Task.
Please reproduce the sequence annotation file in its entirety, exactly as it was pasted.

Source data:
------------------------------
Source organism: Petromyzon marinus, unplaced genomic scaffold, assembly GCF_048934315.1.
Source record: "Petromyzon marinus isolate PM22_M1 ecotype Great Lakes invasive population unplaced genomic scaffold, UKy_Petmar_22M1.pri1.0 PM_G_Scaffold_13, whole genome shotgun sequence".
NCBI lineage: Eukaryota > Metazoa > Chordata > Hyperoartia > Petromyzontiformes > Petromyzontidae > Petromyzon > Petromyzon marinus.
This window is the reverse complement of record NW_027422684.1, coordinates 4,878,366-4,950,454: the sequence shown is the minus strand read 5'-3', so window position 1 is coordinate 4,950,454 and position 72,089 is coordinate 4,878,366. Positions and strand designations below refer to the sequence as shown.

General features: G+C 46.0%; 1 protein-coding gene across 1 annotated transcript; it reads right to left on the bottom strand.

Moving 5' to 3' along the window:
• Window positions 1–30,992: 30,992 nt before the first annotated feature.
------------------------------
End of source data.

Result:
Source organism: Petromyzon marinus, unplaced genomic scaffold, assembly GCF_048934315.1.
Source record: "Petromyzon marinus isolate PM22_M1 ecotype Great Lakes invasive population unplaced genomic scaffold, UKy_Petmar_22M1.pri1.0 PM_G_Scaffold_13, whole genome shotgun sequence".
NCBI lineage: Eukaryota > Metazoa > Chordata > Hyperoartia > Petromyzontiformes > Petromyzontidae > Petromyzon > Petromyzon marinus.
This window is the reverse complement of record NW_027422684.1, coordinates 4,878,366-4,950,454: the sequence shown is the minus strand read 5'-3', so window position 1 is coordinate 4,950,454 and position 72,089 is coordinate 4,878,366. Positions and strand designations below refer to the sequence as shown.

General features: G+C 46.0%; 1 protein-coding gene across 1 annotated transcript; it reads right to left on the bottom strand.

Moving 5' to 3' along the window:
• Window positions 1–30,992: 30,992 nt before the first annotated feature.